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Publication numberUS8043498 B2
Publication typeGrant
Application numberUS 12/869,473
Publication dateOct 25, 2011
Filing dateAug 26, 2010
Priority dateAug 26, 2009
Fee statusLapsed
Also published asUS20110049027
Publication number12869473, 869473, US 8043498 B2, US 8043498B2, US-B2-8043498, US8043498 B2, US8043498B2
InventorsJohn Rueda
Original AssigneeJohn Rueda
Export CitationBiBTeX, EndNote, RefMan
External Links: USPTO, USPTO Assignment, Espacenet
Storm drain protector
US 8043498 B2
A storm drain protector with a top layer having a generally horizontal surface in which there is at least one hole that allows water to pass vertically through the surface. The horizontal surface also has several vertical projections emanating from the surface that permit the passage of water over the surface while impeding the passage of debris.
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1. In a curb inlet storm drain having a grate, the improvement comprising:
a storm drain protector having:
a first, top layer comprising a generally horizontal surface having a plurality of holes formed therein, and a plurality of substantially vertical projections emanating from said horizontal surface, wherein said holes allow passage of water vertically through said first layer, and wherein said vertical projections extend a height sufficient to prevent passage of debris across said top layer while permitting passage of water over said horizontal surface, thereby preventing the drain inlet from being clogged;
a center layer composed of a screen or mesh having apertures of approximately one-eighth inch or greater in diameter; and
a third layer composed of a felt material having hydrophobic properties;
wherein said first, second and third layers are fastened together and act as a single barrier that is coextensively laid over said grate.

This application claims the benefit of U.S. Provisional Patent Application No. 61/237,230, filed Aug. 26, 2009, the disclosure of which is incorporated herein.


1. Field of the Invention

This invention describes a storm drain protector used to filter storm water runoff of sediment and other debris so that such materials do not clog the drain, hinder flow or pollute the body of water to which such drains ultimately flow.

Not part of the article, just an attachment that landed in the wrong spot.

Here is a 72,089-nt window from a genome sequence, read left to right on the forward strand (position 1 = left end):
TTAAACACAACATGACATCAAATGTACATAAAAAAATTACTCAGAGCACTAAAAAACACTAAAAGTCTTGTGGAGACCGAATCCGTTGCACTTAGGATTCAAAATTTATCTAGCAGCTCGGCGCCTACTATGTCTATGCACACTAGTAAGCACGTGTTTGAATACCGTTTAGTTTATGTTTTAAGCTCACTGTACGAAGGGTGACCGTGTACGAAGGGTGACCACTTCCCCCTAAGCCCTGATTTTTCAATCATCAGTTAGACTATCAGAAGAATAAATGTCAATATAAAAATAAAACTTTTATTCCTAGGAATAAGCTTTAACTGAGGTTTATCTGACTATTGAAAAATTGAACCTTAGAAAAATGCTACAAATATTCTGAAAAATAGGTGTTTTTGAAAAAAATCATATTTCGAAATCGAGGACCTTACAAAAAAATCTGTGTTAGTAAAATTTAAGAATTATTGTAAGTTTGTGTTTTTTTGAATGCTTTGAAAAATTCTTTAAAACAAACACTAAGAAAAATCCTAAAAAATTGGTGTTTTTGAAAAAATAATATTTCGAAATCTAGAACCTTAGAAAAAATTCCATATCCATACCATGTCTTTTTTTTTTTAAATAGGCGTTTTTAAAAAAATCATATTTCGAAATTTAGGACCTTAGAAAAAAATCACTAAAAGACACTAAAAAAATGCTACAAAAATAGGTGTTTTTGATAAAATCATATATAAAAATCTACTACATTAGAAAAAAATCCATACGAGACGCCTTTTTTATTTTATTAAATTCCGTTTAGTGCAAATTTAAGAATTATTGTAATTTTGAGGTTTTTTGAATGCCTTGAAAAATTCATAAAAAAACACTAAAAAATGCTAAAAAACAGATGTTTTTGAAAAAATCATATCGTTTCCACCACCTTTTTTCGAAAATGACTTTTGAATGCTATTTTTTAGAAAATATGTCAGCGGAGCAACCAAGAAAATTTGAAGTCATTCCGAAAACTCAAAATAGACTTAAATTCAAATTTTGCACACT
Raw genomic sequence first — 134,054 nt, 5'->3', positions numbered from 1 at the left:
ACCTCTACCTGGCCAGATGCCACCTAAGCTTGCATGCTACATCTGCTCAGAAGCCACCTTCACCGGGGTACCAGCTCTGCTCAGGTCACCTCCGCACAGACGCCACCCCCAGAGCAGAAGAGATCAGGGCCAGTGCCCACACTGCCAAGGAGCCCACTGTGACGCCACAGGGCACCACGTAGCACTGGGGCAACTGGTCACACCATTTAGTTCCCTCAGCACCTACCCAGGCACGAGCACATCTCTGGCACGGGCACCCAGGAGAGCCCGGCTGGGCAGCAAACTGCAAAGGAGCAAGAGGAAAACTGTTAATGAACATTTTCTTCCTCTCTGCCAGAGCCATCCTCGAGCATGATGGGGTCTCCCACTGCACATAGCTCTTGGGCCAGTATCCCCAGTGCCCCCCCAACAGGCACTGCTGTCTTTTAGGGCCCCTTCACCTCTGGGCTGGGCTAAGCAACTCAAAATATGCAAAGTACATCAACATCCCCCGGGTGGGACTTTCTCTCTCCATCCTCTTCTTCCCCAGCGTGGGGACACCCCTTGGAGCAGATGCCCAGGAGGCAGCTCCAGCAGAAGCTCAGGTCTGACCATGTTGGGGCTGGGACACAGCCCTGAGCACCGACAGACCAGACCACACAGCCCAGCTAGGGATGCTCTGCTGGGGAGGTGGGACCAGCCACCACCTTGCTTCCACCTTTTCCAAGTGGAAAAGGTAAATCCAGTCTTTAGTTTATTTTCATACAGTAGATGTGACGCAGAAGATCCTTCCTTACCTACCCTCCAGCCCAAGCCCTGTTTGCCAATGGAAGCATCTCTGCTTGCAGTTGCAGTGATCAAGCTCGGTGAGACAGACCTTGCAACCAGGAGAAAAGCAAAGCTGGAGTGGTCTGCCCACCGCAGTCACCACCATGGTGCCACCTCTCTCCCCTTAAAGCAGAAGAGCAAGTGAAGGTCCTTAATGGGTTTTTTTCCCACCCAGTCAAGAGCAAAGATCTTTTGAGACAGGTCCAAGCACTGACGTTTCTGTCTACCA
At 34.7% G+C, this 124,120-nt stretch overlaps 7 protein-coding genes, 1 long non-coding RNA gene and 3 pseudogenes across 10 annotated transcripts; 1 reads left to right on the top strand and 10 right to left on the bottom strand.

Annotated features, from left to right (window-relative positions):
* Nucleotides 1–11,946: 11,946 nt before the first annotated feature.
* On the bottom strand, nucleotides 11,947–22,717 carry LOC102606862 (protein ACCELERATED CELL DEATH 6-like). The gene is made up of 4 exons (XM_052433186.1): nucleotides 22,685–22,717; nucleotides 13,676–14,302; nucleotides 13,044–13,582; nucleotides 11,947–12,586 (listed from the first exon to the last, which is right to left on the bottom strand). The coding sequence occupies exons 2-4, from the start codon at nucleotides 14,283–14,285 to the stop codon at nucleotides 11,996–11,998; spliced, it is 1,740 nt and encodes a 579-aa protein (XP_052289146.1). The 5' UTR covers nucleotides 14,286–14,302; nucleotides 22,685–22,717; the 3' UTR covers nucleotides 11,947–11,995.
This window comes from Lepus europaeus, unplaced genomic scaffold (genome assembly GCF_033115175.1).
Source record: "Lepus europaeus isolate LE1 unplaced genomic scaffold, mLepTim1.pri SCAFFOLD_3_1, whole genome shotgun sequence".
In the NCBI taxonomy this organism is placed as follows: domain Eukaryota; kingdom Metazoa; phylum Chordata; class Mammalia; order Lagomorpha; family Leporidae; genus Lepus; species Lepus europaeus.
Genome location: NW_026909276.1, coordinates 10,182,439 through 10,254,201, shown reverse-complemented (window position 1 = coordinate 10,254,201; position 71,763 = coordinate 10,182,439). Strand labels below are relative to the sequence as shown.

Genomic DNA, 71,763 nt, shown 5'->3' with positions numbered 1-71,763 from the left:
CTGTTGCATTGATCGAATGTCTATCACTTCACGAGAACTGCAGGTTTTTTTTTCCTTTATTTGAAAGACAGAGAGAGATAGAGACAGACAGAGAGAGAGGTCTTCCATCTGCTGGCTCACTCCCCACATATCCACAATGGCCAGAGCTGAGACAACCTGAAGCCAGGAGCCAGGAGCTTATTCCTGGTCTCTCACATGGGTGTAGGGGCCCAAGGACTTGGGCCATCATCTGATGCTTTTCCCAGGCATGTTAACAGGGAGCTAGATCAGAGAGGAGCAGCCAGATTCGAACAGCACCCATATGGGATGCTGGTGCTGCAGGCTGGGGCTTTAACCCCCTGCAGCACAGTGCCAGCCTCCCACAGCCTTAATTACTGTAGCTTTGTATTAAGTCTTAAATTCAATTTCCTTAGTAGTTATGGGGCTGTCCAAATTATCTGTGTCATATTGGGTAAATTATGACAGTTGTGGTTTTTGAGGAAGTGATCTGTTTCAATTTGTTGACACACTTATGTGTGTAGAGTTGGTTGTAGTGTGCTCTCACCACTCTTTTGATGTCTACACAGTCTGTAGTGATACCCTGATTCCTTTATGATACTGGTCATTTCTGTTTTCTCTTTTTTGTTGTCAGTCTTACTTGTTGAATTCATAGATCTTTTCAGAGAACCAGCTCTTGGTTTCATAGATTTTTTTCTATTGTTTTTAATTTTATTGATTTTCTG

2. Description of Related Art

Storm drains, commonly located in roadways, parking lots or beside sidewalks, are ordinarily covered by a simple metal grating that serves the dual purpose of preventing large debris from entering the drain and providing a barrier for pedestrians and animals. Such a grating does not filter anything but the largest of debris and is easily clogged when such large materials amass and cover the opening. Where there is a potential for large amounts of sediment or debris being washed into the drain, such as near a construction site, there exists a need for additional protection and filtration for the storm drain. This need is augmented by the fact that runoff water is often directly channeled to the ocean or other public bodies of water. Public safety and recent environmental regulation prohibiting the contamination of such resources, now requires that water entering storm drains not be polluted.

Numerous products have been used to prevent sediment or other materials from flowing into storm drains in such situations. U.S. Pat. No. 7,481,921, granted to Kent on Jan. 27, 2009, discloses a cleanable and reusable fibrous mat adapted to filter water that is placed over the top of a preexisting grating on a storm drain. Unfortunately, storm drains are subject to variable flow rates, with very high rates being common. Although the Kent apparatus succeeds in preventing the passage of sediment and small debris that would otherwise bypass the grating, it is likely that such a fibrous mat would need to be continuously cleaned and would quickly clog in high flow situations or if left untended for any significant period of time. Moreover, the Kent apparatus provides no method of filtering liquid contaminants, such as motor oil, that may commonly find their way to storm drains.

Another type of storm drain filter device is disclosed in U.S. Pat. No. 7,156,987, issued to Sanguinetti on Jan. 2, 2007. Sanguinetti describes a flexible, frameless filter bag. In this system, the metal storm drain grating is removed and placed into a filter bag capable of filtering in-flowing water. The grating, now wrapped in the bag, is then placed back into the drain. The bag is removed and emptied when it becomes filled with silt and debris. While the Sanguinetti device addresses the need to make such devices easily cleaned and installed, as with Kent, the Sanguinetti device has the disadvantage that it quickly becomes clogged and must be continuously cleaned to maintain flow into the drain. Kent also does not address the problem of potential liquid pollutants.

As is shown by the foregoing art, despite a long felt need, none of the prior approaches to preventing sediment and debris from entering storm drains have been able to effectively filter such materials in a way that prevents the filtering apparatus from quickly becoming clogged in high flow situations. Moreover, none of the prior approaches has been effective in substantially preventing liquid pollutants, such as motor oil, from passing into storm drains.